Gowing up gay in a rural/regional environment, plus another Op Ed piece
by ray goodlass
Saw Billy Elliot live from London today. Reminded me a lot of growing up gay in northern England in the 60s, and that I’m being interviewed on SBS 2 tomorrow on The Feed at 7.30 about growing up gay in rural Australia. there are parallels with my youth, though I had the advantage of being able to come out in Sydney in the 70s, ad of coming to Wagga to lecture at the university, and in theatre too, so I was luckily in a very welcoming environment.
And here’s another of my Daily Advertiser Op Ed pieces, this one from last July, when Ian Thorpe came out:
A rare example of synchronicity
At the same time as Ian Thorpe came out about his sexuality support for marriage equality is an all-time high, according to a new opinion poll. The Crosby Texter poll, commissioned by Australian Marriage Equality, has revealed that support for marriage equality is at its highest level ever.
This is a rare example of synchronicity in public affairs.
It is not my intention to comment on Mr Thorpe’s decision to come out on a paid interview (commercial television’s Channel 10), as that is a personal matter for him alone. The timing, however, is of public interest, for it concerns the power wielded over our sportspeople by commercial interests, particularly sponsorship, and in this case with appalling consequences.
However, before commenting further I’d like to acknowledge Mr Thorpe’s courage in coming out, and to wish him every happiness now that he has been brave enough to do so.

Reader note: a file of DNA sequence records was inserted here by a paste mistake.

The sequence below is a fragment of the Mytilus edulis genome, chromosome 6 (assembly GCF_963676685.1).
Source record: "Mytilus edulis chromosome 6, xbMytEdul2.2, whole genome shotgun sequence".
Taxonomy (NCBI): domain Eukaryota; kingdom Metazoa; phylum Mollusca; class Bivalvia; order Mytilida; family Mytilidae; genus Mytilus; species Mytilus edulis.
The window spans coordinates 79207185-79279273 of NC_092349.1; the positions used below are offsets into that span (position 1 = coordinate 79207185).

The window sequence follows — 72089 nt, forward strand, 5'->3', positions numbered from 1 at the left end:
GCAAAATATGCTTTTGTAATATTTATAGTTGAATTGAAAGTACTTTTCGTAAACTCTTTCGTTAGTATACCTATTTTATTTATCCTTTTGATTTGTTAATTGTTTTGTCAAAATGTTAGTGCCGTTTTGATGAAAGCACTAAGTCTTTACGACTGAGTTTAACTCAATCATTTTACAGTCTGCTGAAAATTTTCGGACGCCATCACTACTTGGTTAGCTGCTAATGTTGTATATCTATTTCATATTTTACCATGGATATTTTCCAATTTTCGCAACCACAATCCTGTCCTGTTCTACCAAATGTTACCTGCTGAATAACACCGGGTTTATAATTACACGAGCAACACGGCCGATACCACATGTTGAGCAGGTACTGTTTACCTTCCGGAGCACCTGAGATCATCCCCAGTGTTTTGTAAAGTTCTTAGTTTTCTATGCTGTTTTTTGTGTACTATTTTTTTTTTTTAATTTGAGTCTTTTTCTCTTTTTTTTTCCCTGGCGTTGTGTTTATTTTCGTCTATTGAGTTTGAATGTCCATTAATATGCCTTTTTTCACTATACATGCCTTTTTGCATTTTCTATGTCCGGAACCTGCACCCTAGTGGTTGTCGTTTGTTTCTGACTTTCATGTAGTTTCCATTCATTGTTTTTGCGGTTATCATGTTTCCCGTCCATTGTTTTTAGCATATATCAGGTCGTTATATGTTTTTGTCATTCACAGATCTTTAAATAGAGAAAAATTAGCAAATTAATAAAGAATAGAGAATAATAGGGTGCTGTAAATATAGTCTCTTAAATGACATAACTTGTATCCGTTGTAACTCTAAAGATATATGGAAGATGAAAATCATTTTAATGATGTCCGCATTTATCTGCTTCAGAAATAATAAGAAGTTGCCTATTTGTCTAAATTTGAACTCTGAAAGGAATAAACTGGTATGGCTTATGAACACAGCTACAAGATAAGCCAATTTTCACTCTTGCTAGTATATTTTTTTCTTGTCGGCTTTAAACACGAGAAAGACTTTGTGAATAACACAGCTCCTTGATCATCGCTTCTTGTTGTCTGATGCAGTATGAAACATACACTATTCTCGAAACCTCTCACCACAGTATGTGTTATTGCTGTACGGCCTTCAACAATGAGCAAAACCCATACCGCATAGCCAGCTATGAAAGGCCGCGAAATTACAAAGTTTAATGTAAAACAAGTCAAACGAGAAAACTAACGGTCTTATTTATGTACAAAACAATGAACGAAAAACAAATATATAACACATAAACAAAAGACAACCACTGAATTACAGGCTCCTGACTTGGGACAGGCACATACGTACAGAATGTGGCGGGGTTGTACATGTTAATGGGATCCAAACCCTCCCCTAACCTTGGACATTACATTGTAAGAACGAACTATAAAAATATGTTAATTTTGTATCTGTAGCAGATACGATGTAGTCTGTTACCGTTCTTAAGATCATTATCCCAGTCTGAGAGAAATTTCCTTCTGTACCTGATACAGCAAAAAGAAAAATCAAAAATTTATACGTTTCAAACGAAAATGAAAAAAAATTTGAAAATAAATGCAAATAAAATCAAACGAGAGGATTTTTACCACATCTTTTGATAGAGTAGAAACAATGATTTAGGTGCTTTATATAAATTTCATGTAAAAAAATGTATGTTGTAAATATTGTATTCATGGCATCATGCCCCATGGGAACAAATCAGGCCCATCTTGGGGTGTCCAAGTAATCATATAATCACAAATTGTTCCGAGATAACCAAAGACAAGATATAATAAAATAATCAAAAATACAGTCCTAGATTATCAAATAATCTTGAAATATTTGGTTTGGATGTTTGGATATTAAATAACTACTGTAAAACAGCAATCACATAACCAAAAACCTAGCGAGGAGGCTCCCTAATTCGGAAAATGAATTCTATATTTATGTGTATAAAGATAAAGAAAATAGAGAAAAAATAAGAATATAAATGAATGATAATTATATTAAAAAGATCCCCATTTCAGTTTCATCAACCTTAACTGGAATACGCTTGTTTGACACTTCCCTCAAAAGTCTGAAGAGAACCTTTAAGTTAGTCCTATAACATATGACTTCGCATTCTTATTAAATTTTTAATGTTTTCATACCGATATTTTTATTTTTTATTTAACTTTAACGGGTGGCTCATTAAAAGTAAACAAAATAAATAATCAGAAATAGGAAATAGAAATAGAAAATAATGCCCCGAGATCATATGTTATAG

”I’m ashamed I didn’t come out earlier because I didn’t have the courage to do it,” Thorpe told British interviewer Michael Parkinson on Sunday night. ”I wanted to make my nation proud of me. I didn’t know if Australia wanted its champion to be gay. I am telling the world I am,” he said.
We were told that Ian Thorpe contemplated coming out as gay prior to the 2000 Sydney Olympics, but decided against it because of the detrimental financial consequences suffered by a Canadian swimming star, Mark Tewksbury.
Tewksbury said that he had come out in 1998 because mere rumours that he was gay caused him to lose a ”six-figure speaking contract”.
On the local level ACT Deputy Chief Minister Andrew Barr says Brian Taylor’s recent homophobic slur while covering an AFL game highlights why it is so tough for athletes like Ian Thorpe to come out.
Barr said Taylor’s comments had hurt the progress the AFL had made in becoming more inclusive.
The AFL, along with the other major football codes, announced measures to combat homophobia in sport in April, a campaign greatly helped by openly gay VFL footballer Jason Ball.
However, Taylor’s comments are a clear setback.
On the marriage equality front I agree with Greens Senator Hanson-Young, who said “Public support for marriage equality is at an all-time high and now it’s time for parliamentarians to act.” The new poll shows that overwhelmingly the majority of Australians want to see equality before the law. If Australia is to have marriage equality we must put our political affiliations aside and work together to deliver this important legislation. The first opportunity that will present itself to do this for the Abbott government will be the Recognition of Foreign Marriages Bill. This is a small step that will send a positive message to young gay and lesbian Australians. It is time for Tony Abbott to join the majority of Australians and allow his members a conscious vote.